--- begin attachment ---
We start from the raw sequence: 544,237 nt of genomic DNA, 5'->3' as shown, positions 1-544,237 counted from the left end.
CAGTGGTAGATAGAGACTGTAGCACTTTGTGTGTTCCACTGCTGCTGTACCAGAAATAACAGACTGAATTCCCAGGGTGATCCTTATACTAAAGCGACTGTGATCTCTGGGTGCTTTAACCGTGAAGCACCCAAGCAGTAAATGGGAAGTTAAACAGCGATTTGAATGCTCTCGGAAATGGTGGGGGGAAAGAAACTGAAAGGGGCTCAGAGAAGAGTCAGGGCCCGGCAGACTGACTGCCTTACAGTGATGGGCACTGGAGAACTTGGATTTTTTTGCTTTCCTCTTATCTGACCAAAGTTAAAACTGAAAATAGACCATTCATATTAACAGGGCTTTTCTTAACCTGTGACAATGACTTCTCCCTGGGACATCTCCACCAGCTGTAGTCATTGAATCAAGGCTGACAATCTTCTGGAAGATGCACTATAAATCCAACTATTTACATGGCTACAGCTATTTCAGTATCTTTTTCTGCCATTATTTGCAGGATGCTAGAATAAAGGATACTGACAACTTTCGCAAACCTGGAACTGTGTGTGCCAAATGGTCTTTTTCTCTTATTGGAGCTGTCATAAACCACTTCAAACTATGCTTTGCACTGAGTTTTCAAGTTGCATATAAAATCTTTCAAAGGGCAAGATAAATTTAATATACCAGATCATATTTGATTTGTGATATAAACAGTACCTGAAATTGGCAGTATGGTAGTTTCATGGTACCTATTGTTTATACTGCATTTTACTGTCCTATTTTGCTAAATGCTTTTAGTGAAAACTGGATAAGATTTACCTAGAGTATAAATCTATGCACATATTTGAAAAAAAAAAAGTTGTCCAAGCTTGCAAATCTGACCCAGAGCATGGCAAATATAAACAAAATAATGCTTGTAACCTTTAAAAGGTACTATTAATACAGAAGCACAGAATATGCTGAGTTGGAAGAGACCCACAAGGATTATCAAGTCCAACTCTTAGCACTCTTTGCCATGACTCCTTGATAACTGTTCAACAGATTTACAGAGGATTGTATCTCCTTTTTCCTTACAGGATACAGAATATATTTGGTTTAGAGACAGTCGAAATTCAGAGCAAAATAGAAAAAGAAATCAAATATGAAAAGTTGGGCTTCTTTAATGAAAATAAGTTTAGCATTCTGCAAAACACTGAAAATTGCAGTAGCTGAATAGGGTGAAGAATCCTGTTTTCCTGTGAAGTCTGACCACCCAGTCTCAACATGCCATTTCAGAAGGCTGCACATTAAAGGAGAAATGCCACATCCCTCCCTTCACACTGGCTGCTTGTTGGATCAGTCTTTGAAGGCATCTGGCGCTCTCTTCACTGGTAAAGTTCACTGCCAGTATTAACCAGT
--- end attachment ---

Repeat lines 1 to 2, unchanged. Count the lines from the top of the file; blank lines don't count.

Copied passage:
We start from the raw sequence: 544,237 nt of genomic DNA, 5'->3' as shown, positions 1-544,237 counted from the left end.
CAGTGGTAGATAGAGACTGTAGCACTTTGTGTGTTCCACTGCTGCTGTACCAGAAATAACAGACTGAATTCCCAGGGTGATCCTTATACTAAAGCGACTGTGATCTCTGGGTGCTTTAACCGTGAAGCACCCAAGCAGTAAATGGGAAGTTAAACAGCGATTTGAATGCTCTCGGAAATGGTGGGGGGAAAGAAACTGAAAGGGGCTCAGAGAAGAGTCAGGGCCCGGCAGACTGACTGCCTTACAGTGATGGGCACTGGAGAACTTGGATTTTTTTGCTTTCCTCTTATCTGACCAAAGTTAAAACTGAAAATAGACCATTCATATTAACAGGGCTTTTCTTAACCTGTGACAATGACTTCTCCCTGGGACATCTCCACCAGCTGTAGTCATTGAATCAAGGCTGACAATCTTCTGGAAGATGCACTATAAATCCAACTATTTACATGGCTACAGCTATTTCAGTATCTTTTTCTGCCATTATTTGCAGGATGCTAGAATAAAGGATACTGACAACTTTCGCAAACCTGGAACTGTGTGTGCCAAATGGTCTTTTTCTCTTATTGGAGCTGTCATAAACCACTTCAAACTATGCTTTGCACTGAGTTTTCAAGTTGCATATAAAATCTTTCAAAGGGCAAGATAAATTTAATATACCAGATCATATTTGATTTGTGATATAAACAGTACCTGAAATTGGCAGTATGGTAGTTTCATGGTACCTATTGTTTATACTGCATTTTACTGTCCTATTTTGCTAAATGCTTTTAGTGAAAACTGGATAAGATTTACCTAGAGTATAAATCTATGCACATATTTGAAAAAAAAAAAGTTGTCCAAGCTTGCAAATCTGACCCAGAGCATGGCAAATATAAACAAAATAATGCTTGTAACCTTTAAAAGGTACTATTAATACAGAAGCACAGAATATGCTGAGTTGGAAGAGACCCACAAGGATTATCAAGTCCAACTCTTAGCACTCTTTGCCATGACTCCTTGATAACTGTTCAACAGATTTACAGAGGATTGTATCTCCTTTTTCCTTACAGGATACAGAATATATTTGGTTTAGAGACAGTCGAAATTCAGAGCAAAATAGAAAAAGAAATCAAATATGAAAAGTTGGGCTTCTTTAATGAAAATAAGTTTAGCATTCTGCAAAACACTGAAAATTGCAGTAGCTGAATAGGGTGAAGAATCCTGTTTTCCTGTGAAGTCTGACCACCCAGTCTCAACATGCCATTTCAGAAGGCTGCACATTAAAGGAGAAATGCCACATCCCTCCCTTCACACTGGCTGCTTGTTGGATCAGTCTTTGAAGGCATCTGGCGCTCTCTTCACTGGTAAAGTTCACTGCCAGTATTAACCAGT